3.2.1 The ionization parameter

Combinations of mid and far-infrared transitions have been found to correlate with the ionization parameter U. For instance, the [NeII]12.8 m[NeIII]15.5 m ratio (e.g. Rigby & Rieke 2004) or the [SIV]10.5 m[NeIII]15.5 m ratio (PS17) have been found to provide good constraints on the value of the ionization parameter. However, most of these lines are not accessible with current space or ground-based facilities. The lines will become within the reach of JWST but only for galaxies.

The 60-to-100 m flux density ratio (commonly referred to as C(60100) or colour index) has long been established as a tracer of the dust temperature T of a galaxy (e.g. Chanial et al. 2007). Furtheromore, it has been shown (e.g. Abel et al. 2009, Fischer et al. 2014) that, C(60100) varies strongly with the ionization parameter U and, therefore, can be used to constrain its value. As U increases, C(60100) increases as well, because the total flux of ionizing photons goes up. An increase in the total ionizing flux will provide additional heating to the gas and dust and, therefore, increase the dust temperature. Since the dust temperature increases the dust emits more energy at shorter wavelengths and the flux at 60 m will be higher relative to the flux at 100 m.

But although the detailed Spectral Energy Distribution (SED) and the C(60100) are usually widely available for local galaxies this is not the case for many distant galaxies where only measurements of FIR FS lines may exist with little or no information on the shape of the SED of the galaxy. In this case, it is instructive to investigate whether we can use the 88-to-122 m contonuum flux density ratio (hereafter C(88122)) to determine the value of the ionization parameter. To assess whether the C(88122) is a viable alternative to C(60100) we first compare the dust temperatures derived from fitting 60 and 100 m and, 88 and 122 m continuum flux densities in each case with a modified black body (MBB) with a fixed dust emissivity index of =1.5. We use the sample of nearby normal and starburst galaxies from Brauher et al. (2008) where both sets of measurements, 60 and 100 m from IRAS and, 88 and 122 m continuum measurements (derived from ISO-LWS spectra) are available. For our investigation we select only galaxies that are unresolved within the ISO-LWS beam and where measurements of the continuum at 88 and 122 m are available. It is important for the present study that the galaxies considered are unresolved within the ISO beam so that line emission from the entire galaxy is considered. This has the obvious disadvantage that we cannot explore metallicity gradients however, FIR FS lines are usually not subject to extinction therefore, the lines could be tracing the emission from all parts of the galaxy irrespective of extinction. An exception are sources like Arp 220 where the dust optical depth reaches unity around 200 m and therefore, extinction could become an issue (e.g. Riechers et al. 2013). In total there are 40 such galaxies where continuum measurements at 88 and 122 m are available. The galaxies considered here are all local, the highest redshift is z=0.0143. The C(60100) for these galaxies ranges between 0.32–1.37 while the C(88122) is in the range of 0.67–1.97. As mentioned above, we assume a modified blackbody (MBB) and a dust emissivity of =1.5 to convert the measured C(60100) and C(88122) flux ratios to dust temperatures T, respectively. In Figure 3 we plot the temperatures of the MBB fitted to the 60 and 100 m fluxes (abscissae) and 88 and 122 m fluxes (ordinates). The standard deviation is 2.8 K which is small enough to validate the use of C(88122) as a proxy for C(60100) and therefore an estimator of the dust temperature of galaxies.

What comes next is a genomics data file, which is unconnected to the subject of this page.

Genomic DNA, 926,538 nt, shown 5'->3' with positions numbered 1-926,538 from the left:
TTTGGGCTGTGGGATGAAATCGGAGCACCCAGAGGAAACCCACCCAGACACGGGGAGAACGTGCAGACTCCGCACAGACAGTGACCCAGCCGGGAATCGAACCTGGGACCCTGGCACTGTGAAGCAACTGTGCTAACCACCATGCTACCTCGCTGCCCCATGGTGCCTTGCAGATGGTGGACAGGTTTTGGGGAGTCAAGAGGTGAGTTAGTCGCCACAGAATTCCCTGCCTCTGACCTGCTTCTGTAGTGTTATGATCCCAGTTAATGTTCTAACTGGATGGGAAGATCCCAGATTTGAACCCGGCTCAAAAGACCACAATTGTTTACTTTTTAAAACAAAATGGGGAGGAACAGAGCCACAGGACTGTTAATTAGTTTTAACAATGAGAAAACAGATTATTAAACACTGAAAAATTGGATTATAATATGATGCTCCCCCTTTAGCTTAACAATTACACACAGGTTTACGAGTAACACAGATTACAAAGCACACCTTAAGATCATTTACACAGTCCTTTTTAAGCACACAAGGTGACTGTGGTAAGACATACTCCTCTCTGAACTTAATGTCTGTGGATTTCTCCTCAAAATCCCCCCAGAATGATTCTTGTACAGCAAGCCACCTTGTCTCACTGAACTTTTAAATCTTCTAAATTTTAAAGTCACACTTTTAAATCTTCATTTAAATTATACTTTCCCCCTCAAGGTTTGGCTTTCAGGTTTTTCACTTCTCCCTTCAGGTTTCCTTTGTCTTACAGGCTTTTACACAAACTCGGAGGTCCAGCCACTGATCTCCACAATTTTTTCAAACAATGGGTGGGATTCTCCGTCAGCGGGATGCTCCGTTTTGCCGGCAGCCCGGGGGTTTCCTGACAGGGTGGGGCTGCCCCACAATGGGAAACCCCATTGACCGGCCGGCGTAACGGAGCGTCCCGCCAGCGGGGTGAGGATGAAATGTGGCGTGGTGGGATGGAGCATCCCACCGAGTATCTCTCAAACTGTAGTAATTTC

Figure 3: Temperature of the modified blackbodies (=1.5) fitted to the 60 and 100 m flux densities (abscissae) and to the 88 and 122 continuum fluxes (ordinates) for the sample of local normal and star-forming galaxies with ISO measurements (from Brauher et al. 2008). The dashed line is the unity line and the average uncertainties are shown in the upper left corner.

To further explore how C(88122) varies as a function of the ionization parameter U, we use the CLOUDY models outlined in section 3.1 to compute the variation of the C(88122) index as a function of the U parameter. In Figure 4 we plot model values for the C(88122) as a function of the ionization parameter U for three different values of the gas density. We confirm the trend that the C(88122) increases with increasing values of U however, we also note that the slope becomes shallower for lower values of the gas density. The models shown in Figure 4 assume an A100. This value of A was chosen since it is known that extinction toward the most obscured star-forming regions in galaxies can reach up to such high values (e.g. Abel et al. 2009). A higher (lower) value of A will make the C(88122) ratio grow slower (faster) as a function of increasing ionization parameter U.